Concerns raised as 5,000 fewer girls receive HPV vaccine

HSE criticises ‘unsubstantiated’ concerns over safety of cervical cancer vaccination

Gardasil, a vaccine against cervical cancer. Photograph: AFP/ Getty Images

Gardasil, a vaccine against cervical cancer. Photograph: AFP/ Getty Images

 

The Health Service Executive (HSE) has expressed concern over a significant decline in uptake of the HPV vaccine, which it blames on “unsubstantiated” concerns over its safety.

The HSE has urged parents to protect their daughters against cervical cancer by ensuring they receive the vaccine currently being administered to first-year students.

About 5,000 fewer girls received the vaccine last year compared to the previous year, according to preliminary figures from the school immunisation programme.

The vaccine is safe and “a real life-saver”, according to the head of the HSE National Immunisation Office, Dr Breda Corcoran. Cervical cancer kills 90 Irish women a year, she pointed out.

The drop, which is being blamed on a sustained campaign against the vaccine by the Regret group, is causing widespread alarm among health professionals. Uptake of the vaccine reached a record 87 percent of eligible girls in 2014/2015 but is thought to have fallen since.

Dr Corcoran said the decline in uptake since then is most pronounced in Western and Southern counties. “This decline may be related to unsubstantiated concerns about HPV vaccine safety which have no scientific basis.”

Regret (Reactions and Effects of Gardasil resulting in Extreme Trauma) represents over 350 young Irish women who it says have developed long-term side effects following vaccination. It claims recipients developed seizures, fatigue and joint pain after immunisation.

The vaccine has been monitored for over 10 years by the World Health Organisation, the European Medicines Agency and other bodies, said Dr Corcoran.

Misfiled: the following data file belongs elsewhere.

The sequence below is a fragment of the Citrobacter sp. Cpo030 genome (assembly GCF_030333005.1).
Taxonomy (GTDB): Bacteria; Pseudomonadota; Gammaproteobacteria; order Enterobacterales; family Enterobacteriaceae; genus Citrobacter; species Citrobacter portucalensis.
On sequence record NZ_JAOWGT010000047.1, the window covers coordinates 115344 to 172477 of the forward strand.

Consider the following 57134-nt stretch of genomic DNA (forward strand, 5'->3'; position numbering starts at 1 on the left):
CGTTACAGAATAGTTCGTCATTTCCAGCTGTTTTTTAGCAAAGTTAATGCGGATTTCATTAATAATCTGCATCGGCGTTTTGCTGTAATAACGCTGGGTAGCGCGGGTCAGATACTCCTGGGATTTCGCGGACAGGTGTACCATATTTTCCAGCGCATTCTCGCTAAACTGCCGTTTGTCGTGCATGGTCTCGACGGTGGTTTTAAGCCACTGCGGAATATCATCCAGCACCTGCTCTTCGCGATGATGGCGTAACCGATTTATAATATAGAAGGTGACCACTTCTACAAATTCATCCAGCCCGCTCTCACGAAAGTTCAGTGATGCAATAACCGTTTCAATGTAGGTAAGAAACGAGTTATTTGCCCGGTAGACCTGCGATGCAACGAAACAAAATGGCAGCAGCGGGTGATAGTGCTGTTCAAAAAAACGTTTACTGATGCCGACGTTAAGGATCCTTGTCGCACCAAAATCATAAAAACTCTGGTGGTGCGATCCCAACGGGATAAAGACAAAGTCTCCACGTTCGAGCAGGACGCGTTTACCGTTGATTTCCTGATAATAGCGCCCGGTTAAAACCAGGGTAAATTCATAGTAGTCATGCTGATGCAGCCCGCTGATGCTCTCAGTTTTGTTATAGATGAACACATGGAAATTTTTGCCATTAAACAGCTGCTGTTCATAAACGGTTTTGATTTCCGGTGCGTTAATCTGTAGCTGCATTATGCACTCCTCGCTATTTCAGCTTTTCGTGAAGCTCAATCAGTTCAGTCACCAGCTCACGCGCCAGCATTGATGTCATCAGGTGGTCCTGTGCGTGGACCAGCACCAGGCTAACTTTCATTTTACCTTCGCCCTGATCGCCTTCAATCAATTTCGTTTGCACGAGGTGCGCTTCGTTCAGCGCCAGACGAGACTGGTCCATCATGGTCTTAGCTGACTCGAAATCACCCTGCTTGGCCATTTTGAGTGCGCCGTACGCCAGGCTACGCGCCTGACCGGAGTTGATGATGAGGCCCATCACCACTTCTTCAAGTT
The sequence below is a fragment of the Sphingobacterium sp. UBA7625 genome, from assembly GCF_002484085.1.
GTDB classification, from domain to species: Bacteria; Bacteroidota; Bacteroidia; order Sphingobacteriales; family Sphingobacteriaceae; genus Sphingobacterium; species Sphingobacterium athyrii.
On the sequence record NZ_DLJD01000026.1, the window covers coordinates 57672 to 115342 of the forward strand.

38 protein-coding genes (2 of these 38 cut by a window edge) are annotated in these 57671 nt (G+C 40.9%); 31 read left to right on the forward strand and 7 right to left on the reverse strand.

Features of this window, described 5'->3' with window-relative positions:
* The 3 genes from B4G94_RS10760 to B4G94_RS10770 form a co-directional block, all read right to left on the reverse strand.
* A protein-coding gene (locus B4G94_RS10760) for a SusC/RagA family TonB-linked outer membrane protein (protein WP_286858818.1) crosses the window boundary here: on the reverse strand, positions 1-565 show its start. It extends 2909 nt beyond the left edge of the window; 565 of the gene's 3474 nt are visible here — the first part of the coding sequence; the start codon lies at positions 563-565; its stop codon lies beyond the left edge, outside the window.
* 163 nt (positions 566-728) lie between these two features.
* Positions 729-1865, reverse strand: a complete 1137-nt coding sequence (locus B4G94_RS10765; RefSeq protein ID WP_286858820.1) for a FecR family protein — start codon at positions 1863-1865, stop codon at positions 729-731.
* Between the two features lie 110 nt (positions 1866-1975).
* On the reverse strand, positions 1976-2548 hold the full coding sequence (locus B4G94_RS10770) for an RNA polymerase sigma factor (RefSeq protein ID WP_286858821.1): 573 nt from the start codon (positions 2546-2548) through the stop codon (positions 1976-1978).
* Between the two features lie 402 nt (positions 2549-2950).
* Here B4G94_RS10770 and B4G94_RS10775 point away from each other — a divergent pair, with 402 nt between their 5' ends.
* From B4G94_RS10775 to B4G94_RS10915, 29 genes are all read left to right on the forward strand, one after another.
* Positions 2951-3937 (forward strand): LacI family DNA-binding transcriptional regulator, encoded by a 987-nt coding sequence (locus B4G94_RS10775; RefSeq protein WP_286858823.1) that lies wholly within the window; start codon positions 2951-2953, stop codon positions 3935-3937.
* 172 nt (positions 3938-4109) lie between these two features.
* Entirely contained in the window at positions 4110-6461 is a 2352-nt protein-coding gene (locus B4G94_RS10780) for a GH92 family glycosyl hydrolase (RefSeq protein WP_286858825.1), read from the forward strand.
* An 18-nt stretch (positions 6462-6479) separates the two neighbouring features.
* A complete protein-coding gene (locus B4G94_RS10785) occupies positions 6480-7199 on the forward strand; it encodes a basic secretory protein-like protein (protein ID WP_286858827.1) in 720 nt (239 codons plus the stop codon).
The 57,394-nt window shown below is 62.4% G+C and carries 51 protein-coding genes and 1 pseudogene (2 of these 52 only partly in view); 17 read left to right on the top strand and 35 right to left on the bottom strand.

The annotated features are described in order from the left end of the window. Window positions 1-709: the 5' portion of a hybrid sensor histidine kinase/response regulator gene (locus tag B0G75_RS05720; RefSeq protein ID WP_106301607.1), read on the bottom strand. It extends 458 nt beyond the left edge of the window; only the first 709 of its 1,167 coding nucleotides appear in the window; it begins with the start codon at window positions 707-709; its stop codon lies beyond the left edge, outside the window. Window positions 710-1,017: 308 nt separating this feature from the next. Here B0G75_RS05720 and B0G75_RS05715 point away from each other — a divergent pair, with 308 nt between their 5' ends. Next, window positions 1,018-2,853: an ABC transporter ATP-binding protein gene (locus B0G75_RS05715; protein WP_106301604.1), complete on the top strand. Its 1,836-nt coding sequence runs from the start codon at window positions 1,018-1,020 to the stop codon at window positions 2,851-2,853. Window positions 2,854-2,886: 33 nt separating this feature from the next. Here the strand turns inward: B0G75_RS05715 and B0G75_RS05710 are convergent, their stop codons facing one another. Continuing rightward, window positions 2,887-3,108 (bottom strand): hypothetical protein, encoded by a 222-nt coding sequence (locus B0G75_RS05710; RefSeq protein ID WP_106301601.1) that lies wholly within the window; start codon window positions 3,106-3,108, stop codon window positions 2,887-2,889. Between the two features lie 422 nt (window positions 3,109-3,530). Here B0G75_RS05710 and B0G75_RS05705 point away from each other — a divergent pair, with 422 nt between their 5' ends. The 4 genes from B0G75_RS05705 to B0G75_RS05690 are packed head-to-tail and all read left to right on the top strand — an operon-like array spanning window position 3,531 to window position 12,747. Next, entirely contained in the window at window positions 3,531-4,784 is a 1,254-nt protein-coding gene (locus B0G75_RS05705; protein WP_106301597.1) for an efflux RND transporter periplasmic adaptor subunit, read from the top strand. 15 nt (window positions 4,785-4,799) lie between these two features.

“A number of syndromes and symptoms have been reported from small groups of families of girls across the globe,” she said.

“The symptoms reported can be very serious and consequential for those girls. The symptoms can often be hard to medically define.

“However, very careful and detailed analysis of reports of these conditions by independent national and international agencies analysing the millions of people who have been vaccinated to date has found that there is no difference in the rates of these illnesses between vaccinated and unvaccinated people.

“While there is no question that these illnesses are real and devastating for those affected, there is no medical or scientific evidence to support assertions of a link between these illnesses which arise in the whole population and the administration of the HPV or any other vaccine.”

More than 100 million people have been vaccinated with HPV vaccines worldwide. In Ireland more than 220,000 girls have been vaccinated.

Cervical cancer is the second most common cause of death from cancer in women aged 25 to 39 years. About 280 women a year require intensive treatment to overcome the disease and 6,500 need hospital treatment to remove pre-cancerous growths.